ROME — After the maestro Riccardo Muti signed on with the Rome Opera, in 2008, with the honorary title of conductor for life, he lifted the orchestra to new levels. Houses were packed, and audiences moved to tears. But the news in September that he had decided to pull out of productions at the house, citing a lack of “serenity” at this financially troubled and strike-prone theater, has plunged the opera back into uncertainty.
New chaos arrived two weeks later, when the opera’s management made a dramatic and much-contested move to fire the 182 musicians in the orchestra and chorus and potentially rehire them as outside contractors. For their part, the musicians say they are unfairly taking the blame for years of mismanagement at the opera, which is run by the city of Rome and is widely seen as a bastion of patronage hires.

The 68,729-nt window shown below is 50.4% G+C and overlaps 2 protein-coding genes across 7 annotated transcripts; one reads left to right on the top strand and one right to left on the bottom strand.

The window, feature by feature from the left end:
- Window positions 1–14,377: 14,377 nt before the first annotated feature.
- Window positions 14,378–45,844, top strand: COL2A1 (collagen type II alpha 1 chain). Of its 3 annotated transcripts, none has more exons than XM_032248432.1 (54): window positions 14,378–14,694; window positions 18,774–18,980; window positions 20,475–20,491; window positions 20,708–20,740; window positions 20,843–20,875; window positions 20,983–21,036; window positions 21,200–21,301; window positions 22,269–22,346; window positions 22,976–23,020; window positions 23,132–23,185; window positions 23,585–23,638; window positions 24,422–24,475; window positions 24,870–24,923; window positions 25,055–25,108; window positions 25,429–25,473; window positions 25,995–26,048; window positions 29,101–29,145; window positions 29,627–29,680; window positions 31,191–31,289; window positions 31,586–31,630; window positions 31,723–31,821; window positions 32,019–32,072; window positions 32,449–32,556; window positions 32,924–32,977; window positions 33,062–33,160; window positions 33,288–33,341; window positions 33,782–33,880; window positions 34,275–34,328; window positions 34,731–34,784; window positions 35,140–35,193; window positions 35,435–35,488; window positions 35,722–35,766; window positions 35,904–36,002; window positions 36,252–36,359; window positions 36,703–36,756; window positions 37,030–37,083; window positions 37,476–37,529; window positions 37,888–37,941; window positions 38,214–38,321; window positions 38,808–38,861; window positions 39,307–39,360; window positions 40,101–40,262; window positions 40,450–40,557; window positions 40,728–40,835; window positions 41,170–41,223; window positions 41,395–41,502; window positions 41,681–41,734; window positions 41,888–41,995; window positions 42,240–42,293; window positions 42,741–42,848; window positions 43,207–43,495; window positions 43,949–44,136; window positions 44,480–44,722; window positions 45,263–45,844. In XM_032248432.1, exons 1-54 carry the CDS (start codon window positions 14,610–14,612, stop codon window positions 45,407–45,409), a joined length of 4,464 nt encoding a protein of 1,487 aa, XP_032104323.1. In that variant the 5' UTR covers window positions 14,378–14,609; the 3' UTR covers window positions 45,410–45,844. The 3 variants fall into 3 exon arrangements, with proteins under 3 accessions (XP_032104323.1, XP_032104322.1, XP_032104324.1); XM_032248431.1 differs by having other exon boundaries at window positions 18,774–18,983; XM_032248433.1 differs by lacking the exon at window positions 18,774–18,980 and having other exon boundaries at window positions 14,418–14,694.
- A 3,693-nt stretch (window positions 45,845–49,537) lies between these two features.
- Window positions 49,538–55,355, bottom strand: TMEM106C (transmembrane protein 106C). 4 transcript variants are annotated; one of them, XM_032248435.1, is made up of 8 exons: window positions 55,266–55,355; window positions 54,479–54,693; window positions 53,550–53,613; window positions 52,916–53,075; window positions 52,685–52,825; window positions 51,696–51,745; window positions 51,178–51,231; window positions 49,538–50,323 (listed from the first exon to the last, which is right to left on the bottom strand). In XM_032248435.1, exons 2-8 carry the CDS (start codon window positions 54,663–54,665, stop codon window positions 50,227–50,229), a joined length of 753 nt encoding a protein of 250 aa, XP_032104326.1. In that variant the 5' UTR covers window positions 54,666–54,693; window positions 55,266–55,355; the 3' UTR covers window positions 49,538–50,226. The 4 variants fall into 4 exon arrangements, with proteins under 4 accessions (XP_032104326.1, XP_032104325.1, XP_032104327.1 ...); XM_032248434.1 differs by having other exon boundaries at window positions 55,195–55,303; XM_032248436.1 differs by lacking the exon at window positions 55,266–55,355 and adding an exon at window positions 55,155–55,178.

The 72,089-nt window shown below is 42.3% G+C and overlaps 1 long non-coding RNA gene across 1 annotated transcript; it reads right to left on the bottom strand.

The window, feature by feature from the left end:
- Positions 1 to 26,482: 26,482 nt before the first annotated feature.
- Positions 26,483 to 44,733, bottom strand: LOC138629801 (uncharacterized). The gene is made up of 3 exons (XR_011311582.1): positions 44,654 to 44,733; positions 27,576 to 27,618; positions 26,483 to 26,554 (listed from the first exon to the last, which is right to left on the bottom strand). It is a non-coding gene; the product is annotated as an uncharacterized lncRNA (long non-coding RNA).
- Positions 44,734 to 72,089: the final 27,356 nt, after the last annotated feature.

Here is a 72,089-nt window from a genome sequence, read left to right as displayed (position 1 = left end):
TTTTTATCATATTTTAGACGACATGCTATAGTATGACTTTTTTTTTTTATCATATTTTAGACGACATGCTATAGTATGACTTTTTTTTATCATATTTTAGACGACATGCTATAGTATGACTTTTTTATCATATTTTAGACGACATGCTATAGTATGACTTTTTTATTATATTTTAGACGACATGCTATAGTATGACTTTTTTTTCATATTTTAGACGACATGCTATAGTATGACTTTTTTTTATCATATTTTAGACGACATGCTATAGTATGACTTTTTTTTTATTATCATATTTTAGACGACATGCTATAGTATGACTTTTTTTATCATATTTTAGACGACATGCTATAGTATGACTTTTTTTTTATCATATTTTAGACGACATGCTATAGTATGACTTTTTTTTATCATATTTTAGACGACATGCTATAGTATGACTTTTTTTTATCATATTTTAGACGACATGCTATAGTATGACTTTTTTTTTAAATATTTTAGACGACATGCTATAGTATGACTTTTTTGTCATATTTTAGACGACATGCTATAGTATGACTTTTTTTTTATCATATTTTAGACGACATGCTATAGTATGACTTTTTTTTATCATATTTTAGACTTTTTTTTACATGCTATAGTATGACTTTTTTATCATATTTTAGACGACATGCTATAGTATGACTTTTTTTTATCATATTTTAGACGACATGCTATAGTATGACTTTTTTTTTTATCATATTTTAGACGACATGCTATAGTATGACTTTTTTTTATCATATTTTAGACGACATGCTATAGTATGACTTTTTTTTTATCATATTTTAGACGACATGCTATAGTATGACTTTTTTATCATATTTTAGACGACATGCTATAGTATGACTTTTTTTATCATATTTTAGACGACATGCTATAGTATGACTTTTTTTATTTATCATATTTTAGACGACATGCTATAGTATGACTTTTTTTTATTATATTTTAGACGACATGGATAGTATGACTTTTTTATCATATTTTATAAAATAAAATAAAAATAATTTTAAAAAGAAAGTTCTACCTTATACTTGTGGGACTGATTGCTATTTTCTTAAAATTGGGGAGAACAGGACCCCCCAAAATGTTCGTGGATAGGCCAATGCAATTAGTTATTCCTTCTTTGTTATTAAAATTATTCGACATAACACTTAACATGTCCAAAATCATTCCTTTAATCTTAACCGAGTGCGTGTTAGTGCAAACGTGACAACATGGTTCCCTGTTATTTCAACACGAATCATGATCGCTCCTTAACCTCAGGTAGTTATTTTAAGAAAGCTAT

Last week, the management of the Teatro dell’Opera di Roma appeared to back away from its plan, and the musicians said they would consider pledging not to go on strike. However it unfolds, the dispute in Rome is emblematic of the troubled state of opera in the country of its roots.
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